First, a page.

From Hans Rudolph Saabye, 7 April 1801
Copenhagen y. 7th. April 1801.
I send you enclosed Duplicate of my last letter of 16 Febr. Since which very important events have happend.
An English fleet consisting of 58 Ships of the line, frigats and smaller armed Vessels having appeared in the Cattegat, between de Koll and Elsinear, there arrived the 20 March a frigate under flag of Truce with dispatches for the English chargé d’affaires Mr. Drummond, who after having receiv’d them, deliver’d a Note, couched in very harsh terms, and insisting on being acknowledged as British Minister. This note was returned unanswered, and Notice was given to Mr. Drummond, that as long as the Embargo on Danish Ships was not taken of in England, he could not be receiv’d in that Capacity. In consequence of this refusal Mr. Drummond demanded Passports, which were imediately sent him, and he set of for Elsenore the 21, going onboard of said frigate a long with another Negotiator, who had been Sent hither, of the name of Vansittart.
The fleet remained several days in the same position when at last a flag of Truce was Sent by Sir Hyde Parker to the Comandant of Cronburg, demanding a free Passage thro’ the sound; on which a reply was made, that no forreign fleet could be permitted to remain within Gunshot of the Castle, unless previous notice had been given of their intentions, and this answer was denounced by the English Admiral to be a declaration of War.
Early in the Morning of the 31 March, the English a⟨vailed⟩ themselves for entering the Sound, of a very favoura⟨ble⟩ and smart breeze, which enabled them to stand a⟨s⟩ nigh as possible to the Swedish Shore. The fleet sustain’d a smart Cannonading from the Ca⟨stle⟩ of Cronborg, tho’ without much effect, the distan⟨ce⟩ being so very great. This fire was answered by the English, who threw about 200 Bombs into the Castle and the Town of Elsenore, which however d⟨id⟩ no other harm, than that 2 Men were killed, an⟨d⟩ 2 wounded. Towards noon the fleet was ⟨in⟩ sight of this Town, and anchored between the ⟨Island⟩ of ⟨Hveen⟩ and our Road. In this position t⟨hey⟩ remained about two days, with a Vieuw to rec⟨og⟩nize as much as possible our Line of Defense. In the forenoon of the 2d. instant, they attacked ⟨the⟩ southern parts, as being the weakest, and th⟨at⟩ which was not supported by any fix’d batteries.
At half past ten oClock A.M. the battle began, a⟨nd⟩ continued four hours and a half very obstinately, ⟨the⟩ Danes fighting with determination and bravery, t⟨he⟩ like of which the English themselves confessed, nev⟨er to⟩ have met with. The attack was made by 12 Sh⟨ips⟩ of the Line, 8 heavy frigates, and some smaller Vessels, being in all about 40 sails. As they attacked only about the 2/3 parts of the Line of defence, which consisted of 7 Block ships of 64 Guns, 2 frigates, and 6 smaller Vessels, all of which were not able to move, and having only the one Side from which they could return the Ennemies fire. The most of them fought constantly against two or three of the English, which they endured, until all the Guns were dismounted, or when there were no more people left to work them. The loss of the Danes is computed about 16 to 1800, killed and wounded.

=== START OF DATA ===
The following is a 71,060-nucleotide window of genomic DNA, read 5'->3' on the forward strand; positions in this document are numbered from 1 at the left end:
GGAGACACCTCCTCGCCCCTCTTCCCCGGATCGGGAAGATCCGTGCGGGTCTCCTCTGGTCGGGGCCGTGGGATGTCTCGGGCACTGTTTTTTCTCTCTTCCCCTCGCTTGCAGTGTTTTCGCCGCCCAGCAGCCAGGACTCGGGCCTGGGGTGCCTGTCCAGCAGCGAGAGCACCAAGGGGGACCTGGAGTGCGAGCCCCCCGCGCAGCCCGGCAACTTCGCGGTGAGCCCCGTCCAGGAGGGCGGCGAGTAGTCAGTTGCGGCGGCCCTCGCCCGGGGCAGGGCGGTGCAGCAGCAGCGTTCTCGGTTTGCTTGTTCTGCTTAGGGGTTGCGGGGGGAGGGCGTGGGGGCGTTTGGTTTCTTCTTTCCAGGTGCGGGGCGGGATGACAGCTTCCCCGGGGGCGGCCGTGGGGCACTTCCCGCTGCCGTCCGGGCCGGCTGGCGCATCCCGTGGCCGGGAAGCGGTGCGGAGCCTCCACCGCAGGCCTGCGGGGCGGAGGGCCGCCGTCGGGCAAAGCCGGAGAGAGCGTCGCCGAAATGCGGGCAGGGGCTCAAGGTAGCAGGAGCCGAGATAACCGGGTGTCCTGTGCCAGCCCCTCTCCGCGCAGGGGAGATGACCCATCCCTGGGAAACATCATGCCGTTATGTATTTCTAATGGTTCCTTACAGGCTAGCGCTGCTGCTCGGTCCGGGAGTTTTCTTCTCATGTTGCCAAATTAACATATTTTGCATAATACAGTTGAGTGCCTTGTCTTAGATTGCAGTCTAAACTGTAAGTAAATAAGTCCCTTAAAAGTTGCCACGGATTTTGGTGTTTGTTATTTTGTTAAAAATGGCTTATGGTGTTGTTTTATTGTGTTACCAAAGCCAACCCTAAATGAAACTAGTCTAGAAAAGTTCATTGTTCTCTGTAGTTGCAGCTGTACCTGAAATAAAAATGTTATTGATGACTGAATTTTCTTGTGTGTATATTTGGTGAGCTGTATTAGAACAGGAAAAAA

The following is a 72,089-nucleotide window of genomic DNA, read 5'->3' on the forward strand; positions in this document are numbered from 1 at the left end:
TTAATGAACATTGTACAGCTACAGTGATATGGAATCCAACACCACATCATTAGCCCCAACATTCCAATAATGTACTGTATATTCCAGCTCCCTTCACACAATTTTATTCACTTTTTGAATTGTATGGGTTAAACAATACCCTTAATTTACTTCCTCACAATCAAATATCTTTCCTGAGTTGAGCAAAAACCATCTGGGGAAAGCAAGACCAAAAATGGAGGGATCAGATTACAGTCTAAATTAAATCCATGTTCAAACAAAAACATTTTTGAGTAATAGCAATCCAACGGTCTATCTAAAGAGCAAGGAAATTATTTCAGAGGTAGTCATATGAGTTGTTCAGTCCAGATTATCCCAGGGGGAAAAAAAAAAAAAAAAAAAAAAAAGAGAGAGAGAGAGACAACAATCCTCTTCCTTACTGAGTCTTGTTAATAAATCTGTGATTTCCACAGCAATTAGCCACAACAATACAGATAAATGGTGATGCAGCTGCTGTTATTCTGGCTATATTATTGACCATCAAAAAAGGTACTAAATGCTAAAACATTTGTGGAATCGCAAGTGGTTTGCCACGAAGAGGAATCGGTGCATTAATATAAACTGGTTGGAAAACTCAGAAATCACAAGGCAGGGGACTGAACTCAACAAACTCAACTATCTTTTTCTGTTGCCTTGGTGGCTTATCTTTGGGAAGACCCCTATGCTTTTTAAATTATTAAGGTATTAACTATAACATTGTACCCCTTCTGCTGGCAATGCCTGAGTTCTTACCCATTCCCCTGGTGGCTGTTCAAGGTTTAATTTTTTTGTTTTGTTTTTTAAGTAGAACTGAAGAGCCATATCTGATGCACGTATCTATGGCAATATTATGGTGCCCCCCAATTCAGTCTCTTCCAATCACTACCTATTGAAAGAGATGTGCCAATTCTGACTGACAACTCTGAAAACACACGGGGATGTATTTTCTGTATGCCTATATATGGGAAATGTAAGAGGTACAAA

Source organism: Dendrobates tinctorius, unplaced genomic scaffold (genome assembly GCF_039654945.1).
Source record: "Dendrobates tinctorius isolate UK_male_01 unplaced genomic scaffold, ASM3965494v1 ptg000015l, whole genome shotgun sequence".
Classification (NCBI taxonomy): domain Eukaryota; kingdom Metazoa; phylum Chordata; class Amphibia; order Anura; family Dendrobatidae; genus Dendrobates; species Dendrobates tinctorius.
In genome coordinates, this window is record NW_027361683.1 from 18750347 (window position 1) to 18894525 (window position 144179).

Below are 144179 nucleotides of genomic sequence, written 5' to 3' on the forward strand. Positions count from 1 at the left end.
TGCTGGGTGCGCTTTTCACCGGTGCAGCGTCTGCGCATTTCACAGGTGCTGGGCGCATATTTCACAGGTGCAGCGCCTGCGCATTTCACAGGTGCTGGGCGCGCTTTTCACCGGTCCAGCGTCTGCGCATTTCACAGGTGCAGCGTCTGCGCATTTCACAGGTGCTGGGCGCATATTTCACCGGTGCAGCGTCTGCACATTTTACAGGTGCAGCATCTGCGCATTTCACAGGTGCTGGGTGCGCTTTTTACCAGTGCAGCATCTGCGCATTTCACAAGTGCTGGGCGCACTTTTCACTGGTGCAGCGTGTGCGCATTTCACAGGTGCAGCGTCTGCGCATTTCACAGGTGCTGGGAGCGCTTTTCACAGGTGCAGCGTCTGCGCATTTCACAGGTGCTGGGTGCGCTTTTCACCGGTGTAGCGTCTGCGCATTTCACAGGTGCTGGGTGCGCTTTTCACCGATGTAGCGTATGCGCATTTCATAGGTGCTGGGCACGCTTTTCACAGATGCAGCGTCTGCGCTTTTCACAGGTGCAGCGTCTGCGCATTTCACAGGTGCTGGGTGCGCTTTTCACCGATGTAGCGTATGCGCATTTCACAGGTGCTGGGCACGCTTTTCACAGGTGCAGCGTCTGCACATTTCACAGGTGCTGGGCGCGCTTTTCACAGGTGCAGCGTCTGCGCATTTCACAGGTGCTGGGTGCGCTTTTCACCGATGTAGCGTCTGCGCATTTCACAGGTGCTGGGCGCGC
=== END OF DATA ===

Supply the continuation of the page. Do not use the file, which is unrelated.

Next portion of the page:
That of the English, who during the Engagement receiv’d fresh supplies of Men from Admiral Parkers division, is certainly more considerable, many of their Ships having been much mauld, and two of them struck Colours during the action, but some of the other Ships sailing up to their Support, they hoisted them again. Some of the danish Ships of defence, which had been deserted by their Crews, were taken Possession of by the English, but found in such a situation, that they have been obliged to burn them in our Road, one excepted which possibly may be dragged to England. At three oClock P.M. when Parkers Division approach’d and came within Gunshot of the fixd batteries and the Northern defence, Lord Nelson sent a flag of Truce, demanding an Armitice, which was granted for twenty four hours, but has since been constantly prolong’d, and it is said the English have off⟨ered⟩ it for four months. It is probable that the Emp⟨eror⟩ Pauls death, the news of which event, now is brought here by a Courier, may influence in a favourable ⟨man⟩ner on these affairs, as it is said the new Emperor ⟨Alex⟩ander is of a pacific disposition. Thus it ⟨is⟩ to be hoped that not only the disputes in the Nor⟨th⟩ of Europe may be soon ⟨terminated⟩, but that as this may lead to a general peace, the Negotiat⟨ions⟩ between France and England, having been op⟨ened⟩ again. Tho the Danes lost the battle on ac⟨count⟩ of the Supperior force by which they were atta⟨cked⟩ the brittish will have very little cause to boa⟨st⟩ of their Victory, as they scarcely will be ab⟨le⟩ to perform their intended designs against Rus⟨sia⟩ with a fleet in so indifferent a Situation.
Few of the Danes, who fought so bravely, were ⟨Sea⟩men. The most of them were Volunteers, be⟨ing⟩ common porters or belonging to the Lower orders ⟨of⟩ handy craftsmen, which encreases very much ⟨the⟩ glory and merit of such an unparalleled resis⟨tance.⟩ With the highest Esteem I remain Sir Your mo. obed & mo. hble s⟨rvt.⟩
H. R. Saabye